With the Omicron variant spreading rapidly, it looks like many of us will be doing a lot more self-testing than usual in the run up to Christmas.
People are being urged to take regular lateral flow tests to slow the spread – including those who are fully vaccinated in England now being asked to do a lateral flow test every day for seven days if they come into contact with someone with Covid-19.
For some people, swabbing the back of the throat and their nose has become second nature, but what if you still find it very unpleasant – or if you struggle to administer a child’s test? There are ways to make Covid tests easier. Follow these pro tips for grown-ups and kids.
Direct the swab straight – not up the nose
Some photos show people inserting the nasal swab upwards, but in order to do the test correctly, and to make it more comfortable, it’s better to keep the swab nearly parallel to the ground. “It’s probably not going into the right place if it’s going up,” says Dr Paul Ettlinger, founder of London General Practice (thelondongeneralpractice.com).
To correctly reach the nasopharynx – situated in the space between the back of the nose and the soft palate – he advises:
“Place the swab at the beginning of the nostril and gently push it back about 2.5cm, then stop when you feel resistance.”
Hum or sing
The lady who gave me my covid test told me to tell you all to hum while you’re getting tested.
It opens up your nasal cavity and gives you something to think about other than a cotton swab in your nose.
— Charlie. (@stay_dehydrated) January 13, 2021
“If you hum while taking the nasal swab it helps to distract from the tickling sensation,” says Dr Ettlinger. “And with the throat swab, try and sing, which opens up the back of the pharynx, and distracts from the sensation. That’s what I tell all my patients to do.”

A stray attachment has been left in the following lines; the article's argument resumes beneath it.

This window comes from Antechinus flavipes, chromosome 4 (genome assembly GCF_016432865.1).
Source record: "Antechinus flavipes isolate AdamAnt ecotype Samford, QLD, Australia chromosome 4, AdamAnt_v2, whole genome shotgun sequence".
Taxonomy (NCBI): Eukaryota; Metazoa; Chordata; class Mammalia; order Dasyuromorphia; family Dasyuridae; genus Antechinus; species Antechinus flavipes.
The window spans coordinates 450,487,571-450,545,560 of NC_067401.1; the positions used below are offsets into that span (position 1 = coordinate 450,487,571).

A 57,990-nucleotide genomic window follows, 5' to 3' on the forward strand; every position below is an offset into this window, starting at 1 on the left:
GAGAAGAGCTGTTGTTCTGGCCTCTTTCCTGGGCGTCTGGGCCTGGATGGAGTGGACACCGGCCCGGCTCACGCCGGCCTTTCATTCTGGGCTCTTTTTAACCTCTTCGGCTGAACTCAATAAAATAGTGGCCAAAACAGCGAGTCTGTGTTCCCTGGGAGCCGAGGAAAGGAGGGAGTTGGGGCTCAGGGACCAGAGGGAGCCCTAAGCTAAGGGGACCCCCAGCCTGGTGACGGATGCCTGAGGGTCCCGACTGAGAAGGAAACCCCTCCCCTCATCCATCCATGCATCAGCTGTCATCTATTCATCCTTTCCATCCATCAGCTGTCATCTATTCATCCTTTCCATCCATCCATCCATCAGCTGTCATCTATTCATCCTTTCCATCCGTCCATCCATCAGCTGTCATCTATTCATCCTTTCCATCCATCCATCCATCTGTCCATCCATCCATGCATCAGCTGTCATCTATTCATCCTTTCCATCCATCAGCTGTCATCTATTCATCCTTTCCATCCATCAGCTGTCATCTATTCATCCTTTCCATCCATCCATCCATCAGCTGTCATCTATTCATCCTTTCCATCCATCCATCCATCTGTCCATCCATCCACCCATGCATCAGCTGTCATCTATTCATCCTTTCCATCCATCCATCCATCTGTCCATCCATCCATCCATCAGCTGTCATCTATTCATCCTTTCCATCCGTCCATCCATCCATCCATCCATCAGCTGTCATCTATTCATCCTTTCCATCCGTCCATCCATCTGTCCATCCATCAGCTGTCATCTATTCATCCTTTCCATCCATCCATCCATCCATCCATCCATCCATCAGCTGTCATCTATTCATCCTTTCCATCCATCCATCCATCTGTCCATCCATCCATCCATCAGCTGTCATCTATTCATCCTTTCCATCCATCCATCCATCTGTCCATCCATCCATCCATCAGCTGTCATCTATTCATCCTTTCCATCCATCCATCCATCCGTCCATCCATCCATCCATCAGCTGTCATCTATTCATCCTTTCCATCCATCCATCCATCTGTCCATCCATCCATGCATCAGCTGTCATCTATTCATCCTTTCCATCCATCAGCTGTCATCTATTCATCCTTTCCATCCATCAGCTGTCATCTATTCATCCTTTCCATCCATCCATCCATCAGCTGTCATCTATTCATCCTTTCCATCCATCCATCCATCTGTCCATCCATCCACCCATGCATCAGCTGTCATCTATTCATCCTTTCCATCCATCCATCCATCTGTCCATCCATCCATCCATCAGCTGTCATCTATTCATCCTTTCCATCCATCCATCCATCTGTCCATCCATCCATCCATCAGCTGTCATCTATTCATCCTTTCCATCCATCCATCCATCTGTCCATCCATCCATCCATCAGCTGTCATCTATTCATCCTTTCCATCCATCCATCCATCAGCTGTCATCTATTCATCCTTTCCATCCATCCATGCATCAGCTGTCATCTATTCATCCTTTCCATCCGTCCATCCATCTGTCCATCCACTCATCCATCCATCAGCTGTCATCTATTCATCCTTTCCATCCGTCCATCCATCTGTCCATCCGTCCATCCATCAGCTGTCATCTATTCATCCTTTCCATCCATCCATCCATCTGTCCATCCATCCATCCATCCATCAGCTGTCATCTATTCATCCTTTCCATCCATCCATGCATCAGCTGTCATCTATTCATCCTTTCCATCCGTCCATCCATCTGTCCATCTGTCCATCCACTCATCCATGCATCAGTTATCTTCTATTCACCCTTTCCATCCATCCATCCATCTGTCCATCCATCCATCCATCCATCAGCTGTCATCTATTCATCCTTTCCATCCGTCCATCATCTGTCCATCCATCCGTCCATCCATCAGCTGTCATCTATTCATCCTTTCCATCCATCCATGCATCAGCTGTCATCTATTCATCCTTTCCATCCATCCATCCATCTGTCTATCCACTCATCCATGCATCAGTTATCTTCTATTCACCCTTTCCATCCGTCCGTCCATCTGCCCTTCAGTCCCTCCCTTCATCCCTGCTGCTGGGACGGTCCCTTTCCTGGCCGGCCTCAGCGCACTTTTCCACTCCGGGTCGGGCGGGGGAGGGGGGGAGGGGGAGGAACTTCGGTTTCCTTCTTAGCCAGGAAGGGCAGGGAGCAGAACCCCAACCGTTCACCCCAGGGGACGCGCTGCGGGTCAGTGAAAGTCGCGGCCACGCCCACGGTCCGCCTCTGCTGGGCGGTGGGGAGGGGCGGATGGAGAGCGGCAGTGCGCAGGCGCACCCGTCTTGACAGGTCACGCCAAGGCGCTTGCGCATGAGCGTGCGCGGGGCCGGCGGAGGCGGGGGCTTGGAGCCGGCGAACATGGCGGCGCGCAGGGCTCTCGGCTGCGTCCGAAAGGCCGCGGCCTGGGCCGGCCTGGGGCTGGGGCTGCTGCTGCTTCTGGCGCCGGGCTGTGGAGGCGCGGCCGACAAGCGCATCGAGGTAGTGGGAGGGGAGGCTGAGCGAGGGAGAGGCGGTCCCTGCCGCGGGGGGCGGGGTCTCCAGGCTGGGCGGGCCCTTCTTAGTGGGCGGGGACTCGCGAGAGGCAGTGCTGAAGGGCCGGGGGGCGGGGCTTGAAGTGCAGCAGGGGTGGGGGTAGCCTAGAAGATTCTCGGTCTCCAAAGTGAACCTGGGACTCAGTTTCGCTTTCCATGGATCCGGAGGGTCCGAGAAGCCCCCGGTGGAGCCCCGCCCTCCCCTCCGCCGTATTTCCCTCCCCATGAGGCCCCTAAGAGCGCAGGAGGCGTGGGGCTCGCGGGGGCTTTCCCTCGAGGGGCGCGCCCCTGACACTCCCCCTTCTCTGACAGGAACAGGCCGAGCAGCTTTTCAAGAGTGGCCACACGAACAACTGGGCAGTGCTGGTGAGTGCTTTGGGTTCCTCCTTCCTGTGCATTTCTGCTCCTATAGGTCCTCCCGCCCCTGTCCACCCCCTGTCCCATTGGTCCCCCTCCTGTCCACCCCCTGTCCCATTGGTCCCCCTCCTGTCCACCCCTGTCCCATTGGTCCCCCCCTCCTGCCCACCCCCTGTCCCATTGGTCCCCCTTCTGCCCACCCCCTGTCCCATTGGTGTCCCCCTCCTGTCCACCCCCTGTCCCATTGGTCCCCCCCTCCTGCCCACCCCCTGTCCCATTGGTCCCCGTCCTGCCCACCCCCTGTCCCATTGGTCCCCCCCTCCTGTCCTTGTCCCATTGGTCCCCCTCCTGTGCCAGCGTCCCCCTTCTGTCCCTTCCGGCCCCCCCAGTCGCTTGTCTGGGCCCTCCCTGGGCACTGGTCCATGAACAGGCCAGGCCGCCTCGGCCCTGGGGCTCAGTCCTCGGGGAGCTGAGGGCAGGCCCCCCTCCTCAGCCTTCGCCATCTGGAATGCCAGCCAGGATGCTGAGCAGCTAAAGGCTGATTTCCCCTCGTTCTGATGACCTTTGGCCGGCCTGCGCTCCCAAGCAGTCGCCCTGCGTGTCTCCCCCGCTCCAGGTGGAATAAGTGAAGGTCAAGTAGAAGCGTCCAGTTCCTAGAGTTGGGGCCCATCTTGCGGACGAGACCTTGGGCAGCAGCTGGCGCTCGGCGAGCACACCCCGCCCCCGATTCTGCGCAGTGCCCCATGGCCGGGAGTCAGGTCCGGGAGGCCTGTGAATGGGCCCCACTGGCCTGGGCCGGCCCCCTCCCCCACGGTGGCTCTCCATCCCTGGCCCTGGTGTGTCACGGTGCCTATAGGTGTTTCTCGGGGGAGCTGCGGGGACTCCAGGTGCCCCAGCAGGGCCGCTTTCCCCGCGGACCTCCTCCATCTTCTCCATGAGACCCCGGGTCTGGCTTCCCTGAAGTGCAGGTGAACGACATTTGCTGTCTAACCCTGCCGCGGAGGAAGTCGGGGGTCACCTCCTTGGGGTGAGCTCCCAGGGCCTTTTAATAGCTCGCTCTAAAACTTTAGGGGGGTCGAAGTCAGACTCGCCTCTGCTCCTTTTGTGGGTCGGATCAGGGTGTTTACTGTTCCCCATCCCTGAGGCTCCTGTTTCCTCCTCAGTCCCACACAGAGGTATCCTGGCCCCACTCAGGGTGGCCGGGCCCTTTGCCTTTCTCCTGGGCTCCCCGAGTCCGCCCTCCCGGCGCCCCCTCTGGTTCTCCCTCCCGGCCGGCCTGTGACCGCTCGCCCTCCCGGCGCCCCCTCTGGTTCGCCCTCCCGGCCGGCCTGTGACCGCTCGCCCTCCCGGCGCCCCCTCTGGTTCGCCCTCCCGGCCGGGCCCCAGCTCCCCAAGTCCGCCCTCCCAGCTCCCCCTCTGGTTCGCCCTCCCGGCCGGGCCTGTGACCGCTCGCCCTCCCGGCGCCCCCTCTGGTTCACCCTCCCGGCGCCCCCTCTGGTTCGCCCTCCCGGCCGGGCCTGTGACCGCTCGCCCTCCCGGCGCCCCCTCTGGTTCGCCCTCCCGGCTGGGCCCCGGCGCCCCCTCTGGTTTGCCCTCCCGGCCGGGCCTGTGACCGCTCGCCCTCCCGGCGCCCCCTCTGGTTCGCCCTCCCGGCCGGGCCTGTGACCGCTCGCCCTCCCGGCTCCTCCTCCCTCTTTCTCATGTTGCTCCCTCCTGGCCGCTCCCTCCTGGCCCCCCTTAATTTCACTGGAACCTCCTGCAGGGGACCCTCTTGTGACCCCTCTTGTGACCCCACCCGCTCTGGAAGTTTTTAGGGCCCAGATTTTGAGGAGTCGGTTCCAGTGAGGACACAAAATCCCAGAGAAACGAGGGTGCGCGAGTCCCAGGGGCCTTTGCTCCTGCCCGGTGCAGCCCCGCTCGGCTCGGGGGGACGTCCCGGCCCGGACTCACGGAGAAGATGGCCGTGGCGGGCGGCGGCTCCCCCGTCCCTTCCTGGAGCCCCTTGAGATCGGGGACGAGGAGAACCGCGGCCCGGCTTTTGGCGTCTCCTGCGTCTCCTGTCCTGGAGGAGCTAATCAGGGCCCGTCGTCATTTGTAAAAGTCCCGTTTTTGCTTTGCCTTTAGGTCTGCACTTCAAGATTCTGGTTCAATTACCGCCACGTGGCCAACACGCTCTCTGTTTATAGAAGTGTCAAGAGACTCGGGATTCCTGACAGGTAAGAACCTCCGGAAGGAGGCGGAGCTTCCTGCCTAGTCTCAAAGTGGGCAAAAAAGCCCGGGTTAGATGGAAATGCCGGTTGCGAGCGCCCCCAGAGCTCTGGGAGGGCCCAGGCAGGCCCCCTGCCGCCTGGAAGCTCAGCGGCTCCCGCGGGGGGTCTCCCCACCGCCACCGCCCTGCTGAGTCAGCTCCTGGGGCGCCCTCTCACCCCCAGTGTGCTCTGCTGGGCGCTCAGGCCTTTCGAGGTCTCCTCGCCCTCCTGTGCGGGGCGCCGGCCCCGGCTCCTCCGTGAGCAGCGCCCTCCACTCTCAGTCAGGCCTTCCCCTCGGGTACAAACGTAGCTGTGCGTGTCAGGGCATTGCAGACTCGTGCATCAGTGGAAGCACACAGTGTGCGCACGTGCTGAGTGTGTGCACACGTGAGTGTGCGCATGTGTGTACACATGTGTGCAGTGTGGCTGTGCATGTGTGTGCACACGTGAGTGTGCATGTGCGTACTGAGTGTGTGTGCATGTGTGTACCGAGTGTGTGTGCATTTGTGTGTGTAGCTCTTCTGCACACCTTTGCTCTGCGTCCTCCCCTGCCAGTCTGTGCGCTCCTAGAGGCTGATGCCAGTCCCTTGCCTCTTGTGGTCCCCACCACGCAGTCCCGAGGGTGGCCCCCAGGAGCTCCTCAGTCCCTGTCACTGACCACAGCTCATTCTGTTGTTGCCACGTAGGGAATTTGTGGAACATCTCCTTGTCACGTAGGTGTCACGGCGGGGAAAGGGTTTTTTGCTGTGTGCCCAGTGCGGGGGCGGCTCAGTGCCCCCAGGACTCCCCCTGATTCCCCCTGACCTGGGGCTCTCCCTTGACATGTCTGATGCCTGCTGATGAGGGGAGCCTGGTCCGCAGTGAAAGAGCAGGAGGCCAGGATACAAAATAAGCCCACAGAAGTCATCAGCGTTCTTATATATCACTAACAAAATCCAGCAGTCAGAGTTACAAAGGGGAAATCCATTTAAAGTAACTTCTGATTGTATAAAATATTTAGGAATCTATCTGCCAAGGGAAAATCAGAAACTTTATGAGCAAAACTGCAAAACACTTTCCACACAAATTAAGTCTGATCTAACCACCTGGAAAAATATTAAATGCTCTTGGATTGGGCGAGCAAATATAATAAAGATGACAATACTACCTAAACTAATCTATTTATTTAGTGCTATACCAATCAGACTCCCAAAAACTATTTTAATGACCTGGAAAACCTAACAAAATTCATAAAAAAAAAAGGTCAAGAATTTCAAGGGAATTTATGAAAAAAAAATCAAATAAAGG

Explain testing to children
“Talk children through the process and ask them to ask any questions,” advises Dr Audrey Tang, psychologist and author of The Leader’s Guide to Resilience.
“You might demonstrate it with them before they get there or let them demonstrate it on their toy, depending on the child’s age.”
Hussain Abdeh, clinical director and superintendent pharmacist at Medicine Direct (medicinedirect.co.uk), says: “Being slightly silly about the procedure can help to make them feel more comfortable, too. Making a light joke about having to put something up their nose can take the seriousness out of the situation, which makes it seem like less of a big deal to the child.”
Use comfort and distraction
“Sitting your child on your knee is a comforting way to conduct the test and can make it seem less frightening,” says Abdeh.
“If you are conducting the test at home, you could do this in front of the television, so they have something to distract their attention while you are collecting a sample. Just make sure it is in a sterilised area.”
Don’t keep checking the result
Does waiting to see if one or two red lines will appear on the lateral flow test stress you out?
Abdeh says: “It may be tempting to keep checking where the red line is every 30 seconds, but all this is going to do is work you up into a frenzy. Covid tests will not show an accurate result straight away, so it’s a waste of time and energy looking at the result until the right amount of time has gone by. Set a timer and only check it once the instructed amount of time has passed.”